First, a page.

Or differently put, something like WebStorm and its annually update fee, or Sublime Text and its "until the next major version" way, those are expenses I can put on my tax declaration, because they are work-related tools for me, and my boss may even pay for them. It's different for C2, which is more or less solely for fun and hobby-stuff for me -- if it wasn't, I would have a business license and those do cost more than $79).

  • ad license: Just to clarify. I find it perfect as it is now.

    I'm just thinking about something voluntary like a christmas-donation or something similar at the end of a year also for C2. When I look at the spriter-project I'm convinced that people are willing to support software-projects that they really want or need for a better life.. <img src="smileys/smiley17.gif" border="0" align="middle" />

  • If a subscription like option would ever come, it should be only for business related users. As a hobbyst, I would never pay a sub. and I am sure most hobbyst wouldn't.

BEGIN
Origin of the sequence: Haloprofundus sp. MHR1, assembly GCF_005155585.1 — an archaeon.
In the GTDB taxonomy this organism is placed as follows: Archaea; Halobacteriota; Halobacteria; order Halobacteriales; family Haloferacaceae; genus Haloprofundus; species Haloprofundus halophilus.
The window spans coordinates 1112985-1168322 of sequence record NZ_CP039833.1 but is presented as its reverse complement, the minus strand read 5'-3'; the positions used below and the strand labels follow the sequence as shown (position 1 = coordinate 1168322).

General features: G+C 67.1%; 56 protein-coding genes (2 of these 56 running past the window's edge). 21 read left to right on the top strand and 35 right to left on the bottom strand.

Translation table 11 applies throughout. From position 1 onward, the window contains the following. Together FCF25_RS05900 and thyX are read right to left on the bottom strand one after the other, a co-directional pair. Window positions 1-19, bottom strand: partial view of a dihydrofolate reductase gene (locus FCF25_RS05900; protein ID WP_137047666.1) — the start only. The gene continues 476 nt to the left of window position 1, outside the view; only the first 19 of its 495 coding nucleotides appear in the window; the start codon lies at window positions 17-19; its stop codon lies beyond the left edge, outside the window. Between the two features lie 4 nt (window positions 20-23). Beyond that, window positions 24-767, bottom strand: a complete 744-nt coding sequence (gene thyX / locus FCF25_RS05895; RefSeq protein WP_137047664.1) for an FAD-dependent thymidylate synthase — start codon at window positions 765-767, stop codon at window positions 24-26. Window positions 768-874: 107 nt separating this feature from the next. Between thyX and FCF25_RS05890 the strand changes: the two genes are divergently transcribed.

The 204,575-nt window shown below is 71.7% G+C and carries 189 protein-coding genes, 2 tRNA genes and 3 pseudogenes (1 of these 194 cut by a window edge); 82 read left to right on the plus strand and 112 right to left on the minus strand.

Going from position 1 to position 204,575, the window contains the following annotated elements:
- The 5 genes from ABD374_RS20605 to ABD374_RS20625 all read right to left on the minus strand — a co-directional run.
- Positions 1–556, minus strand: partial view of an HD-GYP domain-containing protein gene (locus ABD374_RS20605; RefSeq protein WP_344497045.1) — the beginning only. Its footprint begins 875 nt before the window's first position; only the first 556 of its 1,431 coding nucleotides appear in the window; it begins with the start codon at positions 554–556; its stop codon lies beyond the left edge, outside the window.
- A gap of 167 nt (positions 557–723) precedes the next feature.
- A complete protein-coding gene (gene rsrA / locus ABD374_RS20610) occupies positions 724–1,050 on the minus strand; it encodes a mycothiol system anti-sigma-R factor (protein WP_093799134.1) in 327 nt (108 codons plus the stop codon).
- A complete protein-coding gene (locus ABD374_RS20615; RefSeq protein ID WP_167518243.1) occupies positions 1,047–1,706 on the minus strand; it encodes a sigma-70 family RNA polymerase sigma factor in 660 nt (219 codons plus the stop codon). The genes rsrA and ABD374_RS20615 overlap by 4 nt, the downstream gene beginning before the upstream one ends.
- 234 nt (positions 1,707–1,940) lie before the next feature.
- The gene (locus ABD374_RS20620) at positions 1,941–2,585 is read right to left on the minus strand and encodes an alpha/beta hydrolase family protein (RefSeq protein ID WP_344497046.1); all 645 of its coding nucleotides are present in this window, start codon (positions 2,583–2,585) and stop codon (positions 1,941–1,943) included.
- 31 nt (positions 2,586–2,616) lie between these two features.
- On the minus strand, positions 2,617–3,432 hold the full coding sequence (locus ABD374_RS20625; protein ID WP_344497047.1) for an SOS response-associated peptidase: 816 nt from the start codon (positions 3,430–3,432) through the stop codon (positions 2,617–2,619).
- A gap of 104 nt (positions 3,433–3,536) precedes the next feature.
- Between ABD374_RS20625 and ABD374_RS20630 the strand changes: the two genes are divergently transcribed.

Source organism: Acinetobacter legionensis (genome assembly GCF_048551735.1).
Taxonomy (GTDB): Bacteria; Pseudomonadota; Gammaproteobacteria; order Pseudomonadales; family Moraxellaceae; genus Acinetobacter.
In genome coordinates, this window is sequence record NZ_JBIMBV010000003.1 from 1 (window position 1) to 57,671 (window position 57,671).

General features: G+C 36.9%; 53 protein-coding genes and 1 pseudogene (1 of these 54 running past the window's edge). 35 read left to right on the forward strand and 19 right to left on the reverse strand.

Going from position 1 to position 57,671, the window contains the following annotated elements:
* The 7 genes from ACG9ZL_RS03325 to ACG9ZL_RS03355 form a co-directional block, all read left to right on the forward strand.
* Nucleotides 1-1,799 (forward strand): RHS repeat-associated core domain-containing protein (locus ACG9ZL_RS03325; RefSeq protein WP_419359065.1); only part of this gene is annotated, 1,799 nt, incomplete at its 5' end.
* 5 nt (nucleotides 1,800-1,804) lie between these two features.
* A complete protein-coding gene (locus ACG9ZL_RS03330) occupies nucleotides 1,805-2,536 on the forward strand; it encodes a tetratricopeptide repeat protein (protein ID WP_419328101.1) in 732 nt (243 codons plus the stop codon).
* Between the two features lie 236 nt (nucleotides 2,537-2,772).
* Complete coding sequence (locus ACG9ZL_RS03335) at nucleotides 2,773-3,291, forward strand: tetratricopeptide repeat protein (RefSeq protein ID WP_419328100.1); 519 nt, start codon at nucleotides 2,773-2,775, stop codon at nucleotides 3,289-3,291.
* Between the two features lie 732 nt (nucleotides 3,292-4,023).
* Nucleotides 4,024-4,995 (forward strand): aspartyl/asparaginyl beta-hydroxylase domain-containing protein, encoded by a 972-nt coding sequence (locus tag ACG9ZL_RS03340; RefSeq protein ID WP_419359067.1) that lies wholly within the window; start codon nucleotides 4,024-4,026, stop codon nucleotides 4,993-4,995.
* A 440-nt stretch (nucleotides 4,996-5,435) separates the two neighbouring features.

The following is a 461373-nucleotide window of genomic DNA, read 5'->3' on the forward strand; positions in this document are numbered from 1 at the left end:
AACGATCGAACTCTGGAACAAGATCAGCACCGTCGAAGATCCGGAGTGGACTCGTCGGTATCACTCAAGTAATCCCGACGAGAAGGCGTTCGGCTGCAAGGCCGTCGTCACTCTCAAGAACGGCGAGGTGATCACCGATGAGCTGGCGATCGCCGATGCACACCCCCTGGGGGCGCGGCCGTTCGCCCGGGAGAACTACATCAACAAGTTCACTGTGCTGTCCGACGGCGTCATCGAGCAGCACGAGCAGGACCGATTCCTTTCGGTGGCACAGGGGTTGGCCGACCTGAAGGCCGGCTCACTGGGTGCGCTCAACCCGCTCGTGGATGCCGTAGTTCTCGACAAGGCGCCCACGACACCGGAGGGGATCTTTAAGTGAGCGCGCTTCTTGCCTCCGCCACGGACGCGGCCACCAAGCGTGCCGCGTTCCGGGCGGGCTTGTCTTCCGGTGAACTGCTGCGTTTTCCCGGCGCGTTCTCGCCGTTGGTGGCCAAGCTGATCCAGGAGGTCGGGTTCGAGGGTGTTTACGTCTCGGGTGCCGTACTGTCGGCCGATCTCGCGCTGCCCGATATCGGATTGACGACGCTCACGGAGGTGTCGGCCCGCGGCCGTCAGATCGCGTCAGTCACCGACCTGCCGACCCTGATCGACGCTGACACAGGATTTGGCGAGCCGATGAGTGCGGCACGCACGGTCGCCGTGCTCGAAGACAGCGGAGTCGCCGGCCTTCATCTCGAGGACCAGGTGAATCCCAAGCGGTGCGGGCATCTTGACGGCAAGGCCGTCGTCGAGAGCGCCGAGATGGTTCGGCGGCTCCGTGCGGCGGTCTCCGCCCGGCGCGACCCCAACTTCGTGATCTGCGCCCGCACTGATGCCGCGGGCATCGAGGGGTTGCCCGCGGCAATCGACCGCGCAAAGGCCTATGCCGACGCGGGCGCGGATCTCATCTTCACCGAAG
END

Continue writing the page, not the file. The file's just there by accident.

"No programming" isn't the right term, but it's the term most people would understand.

    On the HTML5 game creator topic... I kind of agree, after all games are just applications, too. C2 can make apps as well and even a website.

  • We raised the idea of a subscription model about a year ago before C2 was really getting going. It was extremely unpopular. The response was strong enough to make me think we'd lose all our users if we asked them to pay a subscription. So we went with the current traditional model. If you think subscriptions are a good idea then unless things have changed, there are a lot of people out there who will disagree with you.

    Re: "no programming" - I think this is the best way to describe what Construct 2 does. I do think technically events count as programming, but not remotely in the traditional sense. We need a snappy and memorable way to describe how it works, and I think "no programming" covers that, in sense of "no [traditional typed-in with complex tools and high barrier to entry] programming".

  • Perhaps "no coding" would be more accurate.

  • Re: "no programming" - I think this is the best way to describe what Construct 2 does. I do think technically events count as programming, but not remotely in the traditional sense. We need a snappy and memorable way to describe how it works, and I think "no programming" covers that, in sense of "no [traditional typed-in with complex tools and high barrier to entry] programming".